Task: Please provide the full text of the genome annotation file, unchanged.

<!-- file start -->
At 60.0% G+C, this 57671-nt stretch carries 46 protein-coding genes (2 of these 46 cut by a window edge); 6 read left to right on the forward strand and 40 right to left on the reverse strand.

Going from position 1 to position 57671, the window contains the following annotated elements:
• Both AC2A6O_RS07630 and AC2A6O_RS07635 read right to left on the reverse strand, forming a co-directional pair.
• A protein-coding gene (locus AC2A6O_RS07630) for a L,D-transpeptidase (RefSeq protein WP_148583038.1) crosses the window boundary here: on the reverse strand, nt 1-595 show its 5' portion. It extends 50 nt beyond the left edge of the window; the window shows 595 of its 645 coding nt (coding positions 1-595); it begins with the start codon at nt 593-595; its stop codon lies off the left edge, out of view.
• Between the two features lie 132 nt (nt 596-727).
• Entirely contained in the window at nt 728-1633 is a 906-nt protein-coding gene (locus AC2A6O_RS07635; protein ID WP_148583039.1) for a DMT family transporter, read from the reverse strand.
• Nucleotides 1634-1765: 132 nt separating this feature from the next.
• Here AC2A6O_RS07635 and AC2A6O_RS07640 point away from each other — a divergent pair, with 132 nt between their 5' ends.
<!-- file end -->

At 60.0% G+C, this 57671-nt stretch carries 46 protein-coding genes (2 of these 46 cut by a window edge); 6 read left to right on the forward strand and 40 right to left on the reverse strand.

Going from position 1 to position 57671, the window contains the following annotated elements:
• Both AC2A6O_RS07630 and AC2A6O_RS07635 read right to left on the reverse strand, forming a co-directional pair.
• A protein-coding gene (locus AC2A6O_RS07630) for a L,D-transpeptidase (RefSeq protein WP_148583038.1) crosses the window boundary here: on the reverse strand, nt 1-595 show its 5' portion. It extends 50 nt beyond the left edge of the window; the window shows 595 of its 645 coding nt (coding positions 1-595); it begins with the start codon at nt 593-595; its stop codon lies off the left edge, out of view.
• Between the two features lie 132 nt (nt 596-727).
• Entirely contained in the window at nt 728-1633 is a 906-nt protein-coding gene (locus AC2A6O_RS07635; protein ID WP_148583039.1) for a DMT family transporter, read from the reverse strand.
• Nucleotides 1634-1765: 132 nt separating this feature from the next.
• Here AC2A6O_RS07635 and AC2A6O_RS07640 point away from each other — a divergent pair, with 132 nt between their 5' ends.